So, in short, he's NOT saying we change our teaching, but rather - look at the whole person first, heal wounds first - "Then we can talk about everything else."  He still wants to talk about these things, he just doesn't want the initial focus to be on peripheral issues - let's get them "into the hospital" first, then work on these things.  Next snippet:
The church sometimes has locked itself up in small things, in small-minded rules.
 The "small things," as Pope Francis calls them, are these individual sins.  Read on...
 The most important thing is the first proclamation: Jesus Christ has saved you.
Note, the "most important thing" is the matter of salvation.  Jesus Christ came to save you.  He has done all that is necessary for your salvation - we need to put more emphasis on saving the sinner instead of focusing on the sin in "the first proclamation."  Again, this is not avoiding the 800 pound gorilla in the room, it's just saying "first things, first."  In speaking about those who minister he says:
The first reform must be the attitude. The ministers of the Gospel must be people who can warm the hearts of the people, who walk through the dark night with them, who know how to dialogue and to descend themselves into their people’s night, into the darkness, but without getting lost. 
The emphasis is on the attitude of how we approach the sinner.  Do you just pronounce judgment upon them and then expect them to follow us?  No!  Pope Francis is telling us to be like Jesus!  Get out there in the trenches with the sinners - but be prepared.  Know how to dialog and descend into their "dark night" without getting lost in it yourself.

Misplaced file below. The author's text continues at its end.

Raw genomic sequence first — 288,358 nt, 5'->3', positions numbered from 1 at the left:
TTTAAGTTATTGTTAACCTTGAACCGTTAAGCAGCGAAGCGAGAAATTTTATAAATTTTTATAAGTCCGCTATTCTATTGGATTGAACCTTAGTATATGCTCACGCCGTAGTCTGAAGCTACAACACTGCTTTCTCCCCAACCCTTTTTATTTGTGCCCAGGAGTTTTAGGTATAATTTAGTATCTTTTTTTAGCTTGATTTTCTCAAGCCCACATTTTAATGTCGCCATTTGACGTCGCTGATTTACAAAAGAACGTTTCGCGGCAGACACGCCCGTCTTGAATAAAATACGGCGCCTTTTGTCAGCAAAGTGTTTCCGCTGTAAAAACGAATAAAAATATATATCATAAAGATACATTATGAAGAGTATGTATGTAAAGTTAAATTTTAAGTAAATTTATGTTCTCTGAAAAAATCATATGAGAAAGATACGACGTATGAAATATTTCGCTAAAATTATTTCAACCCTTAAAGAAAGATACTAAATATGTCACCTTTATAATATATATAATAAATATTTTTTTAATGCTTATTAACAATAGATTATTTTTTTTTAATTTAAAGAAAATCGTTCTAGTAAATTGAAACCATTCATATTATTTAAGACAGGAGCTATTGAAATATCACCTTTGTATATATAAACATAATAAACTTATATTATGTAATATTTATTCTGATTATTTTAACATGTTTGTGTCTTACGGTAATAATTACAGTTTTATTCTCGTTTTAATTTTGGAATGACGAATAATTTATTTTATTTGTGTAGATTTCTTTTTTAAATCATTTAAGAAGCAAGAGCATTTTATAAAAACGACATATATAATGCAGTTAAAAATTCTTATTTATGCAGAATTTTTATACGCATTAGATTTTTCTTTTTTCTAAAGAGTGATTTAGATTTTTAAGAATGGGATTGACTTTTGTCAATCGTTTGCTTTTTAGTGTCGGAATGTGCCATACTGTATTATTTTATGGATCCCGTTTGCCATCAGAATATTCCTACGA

“We need to proclaim the Gospel on every street corner,” the pope says, “preaching the good news of the kingdom and healing, even with our preaching, every kind of disease and wound. In Buenos Aires I used to receive letters from homosexual persons who are ‘socially wounded’ because they tell me that they feel like the church has always condemned them. But the church does not want to do this. During the return flight from Rio de Janeiro I said that if a homosexual person is of good will and is in search of God, I am no one to judge. By saying this, I said what the catechism says. Religion has the right to express its opinion in the service of the people, but God in creation has set us free: it is not possible to interfere spiritually in the life of a person. 
This part I have some concern with, but really only with the last part of the last sentence.  It is our responsibility to "interfere spiritually in the life of a person" especially when the spirituality of that person is taking them on a path to hell.  We don't need to present it in such a way that we're threatening them with hell (though sometimes that too is a good method!) but, as Pope Francis said, confront them first with the Gospel message that Jesus came to redeem them.
We cannot insist only on issues related to abortion, gay marriage and the use of contraceptive methods. This is not possible. 
And that is the sentence most taken out of context!  But read it again, even out of context!  It is saying that we cannot insist only on these issues - not that we can't talk about them!  Note as he continues: